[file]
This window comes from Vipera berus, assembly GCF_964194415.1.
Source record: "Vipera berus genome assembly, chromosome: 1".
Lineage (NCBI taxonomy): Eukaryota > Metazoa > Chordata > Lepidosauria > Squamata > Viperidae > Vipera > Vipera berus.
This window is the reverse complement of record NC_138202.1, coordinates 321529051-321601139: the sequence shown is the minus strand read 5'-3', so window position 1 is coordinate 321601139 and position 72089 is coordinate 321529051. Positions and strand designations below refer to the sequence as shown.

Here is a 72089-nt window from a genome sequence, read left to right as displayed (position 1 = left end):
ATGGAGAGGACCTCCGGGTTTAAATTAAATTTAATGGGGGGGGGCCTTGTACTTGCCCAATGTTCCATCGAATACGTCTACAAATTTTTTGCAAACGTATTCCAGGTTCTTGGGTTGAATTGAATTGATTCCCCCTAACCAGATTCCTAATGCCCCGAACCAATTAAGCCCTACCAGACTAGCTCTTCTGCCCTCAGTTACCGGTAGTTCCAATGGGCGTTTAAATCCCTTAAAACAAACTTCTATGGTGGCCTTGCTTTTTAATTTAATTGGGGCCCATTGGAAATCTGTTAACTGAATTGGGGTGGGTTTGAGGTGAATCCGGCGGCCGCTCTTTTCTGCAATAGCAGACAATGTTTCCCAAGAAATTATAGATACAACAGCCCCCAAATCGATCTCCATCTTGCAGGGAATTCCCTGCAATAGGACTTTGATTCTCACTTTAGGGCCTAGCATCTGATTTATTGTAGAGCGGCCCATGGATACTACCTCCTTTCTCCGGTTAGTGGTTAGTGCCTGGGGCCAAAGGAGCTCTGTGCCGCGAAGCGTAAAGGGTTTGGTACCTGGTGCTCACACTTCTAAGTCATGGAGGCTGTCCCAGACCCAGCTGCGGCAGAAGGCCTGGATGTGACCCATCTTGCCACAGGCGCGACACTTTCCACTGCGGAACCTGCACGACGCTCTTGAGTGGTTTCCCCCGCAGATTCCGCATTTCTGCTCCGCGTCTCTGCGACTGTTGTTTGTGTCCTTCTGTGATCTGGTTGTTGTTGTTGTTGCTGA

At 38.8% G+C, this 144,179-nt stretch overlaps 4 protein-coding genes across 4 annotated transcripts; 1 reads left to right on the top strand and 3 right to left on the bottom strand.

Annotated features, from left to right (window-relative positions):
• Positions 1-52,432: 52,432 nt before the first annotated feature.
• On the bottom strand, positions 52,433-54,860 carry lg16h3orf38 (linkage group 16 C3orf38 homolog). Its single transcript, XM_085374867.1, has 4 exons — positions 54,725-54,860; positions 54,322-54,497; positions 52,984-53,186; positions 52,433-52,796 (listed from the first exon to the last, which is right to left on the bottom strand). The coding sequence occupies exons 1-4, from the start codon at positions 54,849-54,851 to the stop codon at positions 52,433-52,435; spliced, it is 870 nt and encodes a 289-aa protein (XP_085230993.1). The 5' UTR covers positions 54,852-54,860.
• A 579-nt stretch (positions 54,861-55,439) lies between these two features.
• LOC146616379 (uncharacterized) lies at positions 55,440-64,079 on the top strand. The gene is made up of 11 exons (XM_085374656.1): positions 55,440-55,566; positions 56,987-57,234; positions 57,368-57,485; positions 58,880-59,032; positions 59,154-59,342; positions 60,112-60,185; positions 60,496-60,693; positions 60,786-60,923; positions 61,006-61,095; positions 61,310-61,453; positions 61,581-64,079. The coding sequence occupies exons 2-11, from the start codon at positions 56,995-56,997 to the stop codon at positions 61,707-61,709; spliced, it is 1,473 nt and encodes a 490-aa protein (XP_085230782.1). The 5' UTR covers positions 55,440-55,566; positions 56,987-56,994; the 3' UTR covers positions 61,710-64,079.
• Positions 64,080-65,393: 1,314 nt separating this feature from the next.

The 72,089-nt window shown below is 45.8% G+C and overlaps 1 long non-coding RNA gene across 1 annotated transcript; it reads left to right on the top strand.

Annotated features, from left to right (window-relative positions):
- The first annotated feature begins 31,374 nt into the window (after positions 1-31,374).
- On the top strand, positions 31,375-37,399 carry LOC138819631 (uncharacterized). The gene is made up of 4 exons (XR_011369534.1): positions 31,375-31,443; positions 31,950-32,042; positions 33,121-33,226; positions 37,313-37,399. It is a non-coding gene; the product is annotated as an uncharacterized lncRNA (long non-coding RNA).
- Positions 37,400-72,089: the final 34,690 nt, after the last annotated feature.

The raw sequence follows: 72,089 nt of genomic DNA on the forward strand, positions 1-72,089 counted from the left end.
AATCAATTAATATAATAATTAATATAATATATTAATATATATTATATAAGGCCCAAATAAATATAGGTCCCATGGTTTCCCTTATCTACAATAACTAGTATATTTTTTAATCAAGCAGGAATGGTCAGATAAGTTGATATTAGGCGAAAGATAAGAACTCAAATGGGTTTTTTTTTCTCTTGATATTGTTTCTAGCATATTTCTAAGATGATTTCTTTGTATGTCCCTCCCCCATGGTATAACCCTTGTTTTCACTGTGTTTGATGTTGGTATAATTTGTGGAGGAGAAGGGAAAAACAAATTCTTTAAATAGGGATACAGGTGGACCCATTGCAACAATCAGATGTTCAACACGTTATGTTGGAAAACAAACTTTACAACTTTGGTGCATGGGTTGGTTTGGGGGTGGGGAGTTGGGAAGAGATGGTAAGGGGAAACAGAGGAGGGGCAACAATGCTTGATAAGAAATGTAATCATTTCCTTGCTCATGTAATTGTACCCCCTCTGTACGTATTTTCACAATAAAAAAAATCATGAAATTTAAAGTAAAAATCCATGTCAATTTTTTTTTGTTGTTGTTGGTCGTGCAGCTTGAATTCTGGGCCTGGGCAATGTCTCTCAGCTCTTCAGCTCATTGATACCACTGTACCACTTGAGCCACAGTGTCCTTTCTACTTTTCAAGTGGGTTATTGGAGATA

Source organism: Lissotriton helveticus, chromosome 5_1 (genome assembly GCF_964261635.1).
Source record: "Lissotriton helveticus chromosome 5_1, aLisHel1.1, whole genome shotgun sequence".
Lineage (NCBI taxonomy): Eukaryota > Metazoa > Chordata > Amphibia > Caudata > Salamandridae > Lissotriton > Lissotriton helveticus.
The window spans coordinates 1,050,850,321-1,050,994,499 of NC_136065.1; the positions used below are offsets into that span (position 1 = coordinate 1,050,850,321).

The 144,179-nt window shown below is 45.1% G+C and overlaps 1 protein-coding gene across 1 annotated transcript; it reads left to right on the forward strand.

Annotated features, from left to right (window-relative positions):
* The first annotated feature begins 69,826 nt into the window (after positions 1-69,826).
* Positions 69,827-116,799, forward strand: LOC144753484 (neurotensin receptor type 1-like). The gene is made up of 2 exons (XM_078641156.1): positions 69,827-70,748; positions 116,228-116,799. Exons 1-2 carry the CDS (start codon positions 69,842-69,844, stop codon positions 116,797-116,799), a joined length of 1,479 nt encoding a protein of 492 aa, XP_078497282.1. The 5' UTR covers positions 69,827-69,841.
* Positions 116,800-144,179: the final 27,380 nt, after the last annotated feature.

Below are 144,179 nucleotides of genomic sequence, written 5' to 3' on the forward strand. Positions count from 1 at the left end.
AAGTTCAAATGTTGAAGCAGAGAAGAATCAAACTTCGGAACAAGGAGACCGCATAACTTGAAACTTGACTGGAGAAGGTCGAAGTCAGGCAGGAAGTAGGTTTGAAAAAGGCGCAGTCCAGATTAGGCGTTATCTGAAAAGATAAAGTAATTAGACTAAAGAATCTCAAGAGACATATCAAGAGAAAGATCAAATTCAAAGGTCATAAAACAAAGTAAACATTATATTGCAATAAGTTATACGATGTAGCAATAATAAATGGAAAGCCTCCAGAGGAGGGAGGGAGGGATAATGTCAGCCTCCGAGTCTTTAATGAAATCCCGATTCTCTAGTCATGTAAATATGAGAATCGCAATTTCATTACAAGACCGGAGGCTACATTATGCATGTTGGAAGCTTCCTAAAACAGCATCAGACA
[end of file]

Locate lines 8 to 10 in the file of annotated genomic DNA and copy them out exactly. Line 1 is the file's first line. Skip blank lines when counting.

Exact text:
Annotated features, from left to right (window-relative positions):
• Positions 1-52,432: 52,432 nt before the first annotated feature.
• On the bottom strand, positions 52,433-54,860 carry lg16h3orf38 (linkage group 16 C3orf38 homolog). Its single transcript, XM_085374867.1, has 4 exons — positions 54,725-54,860; positions 54,322-54,497; positions 52,984-53,186; positions 52,433-52,796 (listed from the first exon to the last, which is right to left on the bottom strand). The coding sequence occupies exons 1-4, from the start codon at positions 54,849-54,851 to the stop codon at positions 52,433-52,435; spliced, it is 870 nt and encodes a 289-aa protein (XP_085230993.1). The 5' UTR covers positions 54,852-54,860.